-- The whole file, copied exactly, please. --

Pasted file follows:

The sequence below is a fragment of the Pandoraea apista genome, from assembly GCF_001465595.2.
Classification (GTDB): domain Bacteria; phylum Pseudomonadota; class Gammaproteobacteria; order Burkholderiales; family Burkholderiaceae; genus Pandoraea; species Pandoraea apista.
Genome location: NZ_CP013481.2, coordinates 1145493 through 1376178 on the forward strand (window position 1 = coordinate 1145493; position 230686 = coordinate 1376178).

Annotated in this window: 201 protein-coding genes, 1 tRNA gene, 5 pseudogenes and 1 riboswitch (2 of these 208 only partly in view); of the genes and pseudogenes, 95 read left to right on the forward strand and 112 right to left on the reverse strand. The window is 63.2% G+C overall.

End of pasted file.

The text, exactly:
The sequence below is a fragment of the Pandoraea apista genome, from assembly GCF_001465595.2.
Classification (GTDB): domain Bacteria; phylum Pseudomonadota; class Gammaproteobacteria; order Burkholderiales; family Burkholderiaceae; genus Pandoraea; species Pandoraea apista.
Genome location: NZ_CP013481.2, coordinates 1145493 through 1376178 on the forward strand (window position 1 = coordinate 1145493; position 230686 = coordinate 1376178).

Annotated in this window: 201 protein-coding genes, 1 tRNA gene, 5 pseudogenes and 1 riboswitch (2 of these 208 only partly in view); of the genes and pseudogenes, 95 read left to right on the forward strand and 112 right to left on the reverse strand. The window is 63.2% G+C overall.